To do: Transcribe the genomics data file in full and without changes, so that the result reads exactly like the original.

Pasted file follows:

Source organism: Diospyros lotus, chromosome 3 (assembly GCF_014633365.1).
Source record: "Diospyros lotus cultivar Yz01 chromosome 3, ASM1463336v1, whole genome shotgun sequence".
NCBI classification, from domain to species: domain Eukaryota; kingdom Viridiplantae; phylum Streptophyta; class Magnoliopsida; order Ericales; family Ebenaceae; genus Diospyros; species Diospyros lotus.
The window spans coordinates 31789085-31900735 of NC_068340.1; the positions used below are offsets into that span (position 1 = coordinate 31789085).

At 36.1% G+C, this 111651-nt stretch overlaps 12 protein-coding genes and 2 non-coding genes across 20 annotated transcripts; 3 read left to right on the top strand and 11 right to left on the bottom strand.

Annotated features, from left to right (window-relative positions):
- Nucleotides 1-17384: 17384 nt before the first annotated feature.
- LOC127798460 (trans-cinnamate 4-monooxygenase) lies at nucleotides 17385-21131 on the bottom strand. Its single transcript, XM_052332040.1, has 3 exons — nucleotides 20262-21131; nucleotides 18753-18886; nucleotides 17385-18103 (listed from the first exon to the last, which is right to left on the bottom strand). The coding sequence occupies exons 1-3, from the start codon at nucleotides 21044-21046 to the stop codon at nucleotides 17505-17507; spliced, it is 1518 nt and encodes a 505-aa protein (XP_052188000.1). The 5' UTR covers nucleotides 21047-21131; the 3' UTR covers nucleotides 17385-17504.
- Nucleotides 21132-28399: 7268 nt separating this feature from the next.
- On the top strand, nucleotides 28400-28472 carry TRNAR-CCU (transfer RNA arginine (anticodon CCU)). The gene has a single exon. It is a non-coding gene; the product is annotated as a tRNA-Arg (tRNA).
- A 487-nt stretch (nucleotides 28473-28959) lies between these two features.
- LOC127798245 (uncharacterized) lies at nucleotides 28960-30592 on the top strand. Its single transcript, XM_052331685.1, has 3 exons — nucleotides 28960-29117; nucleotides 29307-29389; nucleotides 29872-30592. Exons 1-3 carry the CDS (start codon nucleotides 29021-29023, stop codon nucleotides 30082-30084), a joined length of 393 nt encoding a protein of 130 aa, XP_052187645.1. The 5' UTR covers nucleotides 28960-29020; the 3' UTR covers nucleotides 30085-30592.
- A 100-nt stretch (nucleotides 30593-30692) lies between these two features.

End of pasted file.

Source organism: Diospyros lotus, chromosome 3 (assembly GCF_014633365.1).
Source record: "Diospyros lotus cultivar Yz01 chromosome 3, ASM1463336v1, whole genome shotgun sequence".
NCBI classification, from domain to species: domain Eukaryota; kingdom Viridiplantae; phylum Streptophyta; class Magnoliopsida; order Ericales; family Ebenaceae; genus Diospyros; species Diospyros lotus.
The window spans coordinates 31789085-31900735 of NC_068340.1; the positions used below are offsets into that span (position 1 = coordinate 31789085).

At 36.1% G+C, this 111651-nt stretch overlaps 12 protein-coding genes and 2 non-coding genes across 20 annotated transcripts; 3 read left to right on the top strand and 11 right to left on the bottom strand.

Annotated features, from left to right (window-relative positions):
- Nucleotides 1-17384: 17384 nt before the first annotated feature.
- LOC127798460 (trans-cinnamate 4-monooxygenase) lies at nucleotides 17385-21131 on the bottom strand. Its single transcript, XM_052332040.1, has 3 exons — nucleotides 20262-21131; nucleotides 18753-18886; nucleotides 17385-18103 (listed from the first exon to the last, which is right to left on the bottom strand). The coding sequence occupies exons 1-3, from the start codon at nucleotides 21044-21046 to the stop codon at nucleotides 17505-17507; spliced, it is 1518 nt and encodes a 505-aa protein (XP_052188000.1). The 5' UTR covers nucleotides 21047-21131; the 3' UTR covers nucleotides 17385-17504.
- Nucleotides 21132-28399: 7268 nt separating this feature from the next.
- On the top strand, nucleotides 28400-28472 carry TRNAR-CCU (transfer RNA arginine (anticodon CCU)). The gene has a single exon. It is a non-coding gene; the product is annotated as a tRNA-Arg (tRNA).
- A 487-nt stretch (nucleotides 28473-28959) lies between these two features.
- LOC127798245 (uncharacterized) lies at nucleotides 28960-30592 on the top strand. Its single transcript, XM_052331685.1, has 3 exons — nucleotides 28960-29117; nucleotides 29307-29389; nucleotides 29872-30592. Exons 1-3 carry the CDS (start codon nucleotides 29021-29023, stop codon nucleotides 30082-30084), a joined length of 393 nt encoding a protein of 130 aa, XP_052187645.1. The 5' UTR covers nucleotides 28960-29020; the 3' UTR covers nucleotides 30085-30592.
- A 100-nt stretch (nucleotides 30593-30692) lies between these two features.